Credit Suisse isn't just moving ahead with its plan to cut staff by removing bankers in Asia, insiders say it's also making moves to get people back into the office. Multiple people at Credit Suisse tell us they're being asked to return, and many are not happy about it.
"They're monitoring the attendance of people going back to the office and they want to hit 60%," says one risk manager at the Swiss bank. "They have weekly stats and a call to track this stuff," he adds. "It's like being in primary school and having the register called."
Speaking in at Davos in May, Credit Suisse CEO Thomas Gottstein said the bank wanted 60% of its people back in the office, but was only achieving attendance of 37%. Gottstein seemed to accept that is aspiration would not be met: it was "unrealistic" and "not what employees want" to ask for greater attendance, he added; it would also be "counterproductive" to "push too hard" to get them back in. Two months later, the approach seems to have changed.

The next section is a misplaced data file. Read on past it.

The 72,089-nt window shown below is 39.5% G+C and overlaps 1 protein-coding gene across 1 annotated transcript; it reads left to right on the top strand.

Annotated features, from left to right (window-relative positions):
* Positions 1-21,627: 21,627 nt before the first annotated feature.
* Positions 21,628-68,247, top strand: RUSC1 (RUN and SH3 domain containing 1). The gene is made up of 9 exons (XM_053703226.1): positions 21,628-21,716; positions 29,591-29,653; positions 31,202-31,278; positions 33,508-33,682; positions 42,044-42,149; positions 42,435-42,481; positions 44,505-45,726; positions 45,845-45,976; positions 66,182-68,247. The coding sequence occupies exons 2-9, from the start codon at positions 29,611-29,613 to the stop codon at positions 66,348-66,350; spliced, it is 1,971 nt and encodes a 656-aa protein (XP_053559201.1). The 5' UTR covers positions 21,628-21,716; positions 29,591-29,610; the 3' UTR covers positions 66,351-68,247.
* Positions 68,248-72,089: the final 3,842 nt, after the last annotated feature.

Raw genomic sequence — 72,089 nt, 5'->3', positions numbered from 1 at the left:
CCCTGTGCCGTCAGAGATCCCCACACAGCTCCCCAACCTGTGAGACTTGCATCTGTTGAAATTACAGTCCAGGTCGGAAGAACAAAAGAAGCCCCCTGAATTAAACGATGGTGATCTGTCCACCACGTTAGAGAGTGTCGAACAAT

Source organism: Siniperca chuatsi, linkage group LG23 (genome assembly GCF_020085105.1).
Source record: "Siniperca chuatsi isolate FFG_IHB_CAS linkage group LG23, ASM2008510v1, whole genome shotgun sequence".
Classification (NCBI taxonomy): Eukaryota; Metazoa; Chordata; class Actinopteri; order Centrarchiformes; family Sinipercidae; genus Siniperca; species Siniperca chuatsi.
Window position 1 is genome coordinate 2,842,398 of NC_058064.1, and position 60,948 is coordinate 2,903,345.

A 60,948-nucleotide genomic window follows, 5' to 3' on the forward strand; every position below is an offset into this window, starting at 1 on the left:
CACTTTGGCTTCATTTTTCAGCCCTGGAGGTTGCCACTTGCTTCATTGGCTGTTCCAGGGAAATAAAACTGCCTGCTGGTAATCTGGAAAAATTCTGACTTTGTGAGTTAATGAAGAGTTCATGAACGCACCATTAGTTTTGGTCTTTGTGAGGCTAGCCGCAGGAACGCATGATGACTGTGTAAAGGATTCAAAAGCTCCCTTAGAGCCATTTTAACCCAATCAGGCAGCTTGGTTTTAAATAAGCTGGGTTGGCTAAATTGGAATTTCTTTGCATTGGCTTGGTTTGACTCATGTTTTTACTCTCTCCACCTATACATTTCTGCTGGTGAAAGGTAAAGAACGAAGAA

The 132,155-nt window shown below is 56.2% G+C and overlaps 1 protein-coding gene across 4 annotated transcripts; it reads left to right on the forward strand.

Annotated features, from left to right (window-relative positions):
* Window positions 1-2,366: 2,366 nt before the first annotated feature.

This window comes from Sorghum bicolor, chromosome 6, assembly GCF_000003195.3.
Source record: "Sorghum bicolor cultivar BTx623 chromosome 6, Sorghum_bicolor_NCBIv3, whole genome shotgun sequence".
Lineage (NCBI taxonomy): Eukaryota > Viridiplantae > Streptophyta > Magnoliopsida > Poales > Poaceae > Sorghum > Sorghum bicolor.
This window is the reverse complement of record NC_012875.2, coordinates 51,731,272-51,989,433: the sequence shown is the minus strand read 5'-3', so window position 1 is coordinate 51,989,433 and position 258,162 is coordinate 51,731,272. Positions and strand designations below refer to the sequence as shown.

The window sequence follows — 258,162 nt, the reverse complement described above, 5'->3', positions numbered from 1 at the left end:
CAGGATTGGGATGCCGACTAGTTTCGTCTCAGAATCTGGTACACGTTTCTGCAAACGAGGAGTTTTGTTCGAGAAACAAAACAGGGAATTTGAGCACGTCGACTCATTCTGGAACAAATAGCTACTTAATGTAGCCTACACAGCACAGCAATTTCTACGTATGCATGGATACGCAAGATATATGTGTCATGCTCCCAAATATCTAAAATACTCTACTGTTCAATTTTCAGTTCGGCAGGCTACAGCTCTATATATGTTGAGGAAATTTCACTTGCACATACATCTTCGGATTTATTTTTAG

A banker at Credit Suisse's investment bank says the call has percolated through to his team too. "We've been informed that we're expected in the office around three days a week," he said. "They're removing our flexibility, and it doesn't feel great, although if the line manager allows, we can still work from home."
"They are putting lots of pressure on everyone to get back to the office," said another source. "Most of it is just about showing senior management that teams are in and are working." It's understood that there's no formal policy to bring people back, however, and Credit Suisse managers and divisions have the freedom to impose working practices as they feel appropriate.
With most banks already having staff in the office three days each week (and places like Citadel and Citadel Securities having staff in five days a week), a mere three days in the office might seem generous. However, Credit Suisse insiders say the additional days at home were an important morale-booster as the bank goes through a period reminiscent of Deutsche bank circa 2019.
"It's dumb," says one insider. "They aren't paying enough and have high turnover, yet are asking for a higher percentage of people in the office." Working from home could've been a retention technique.
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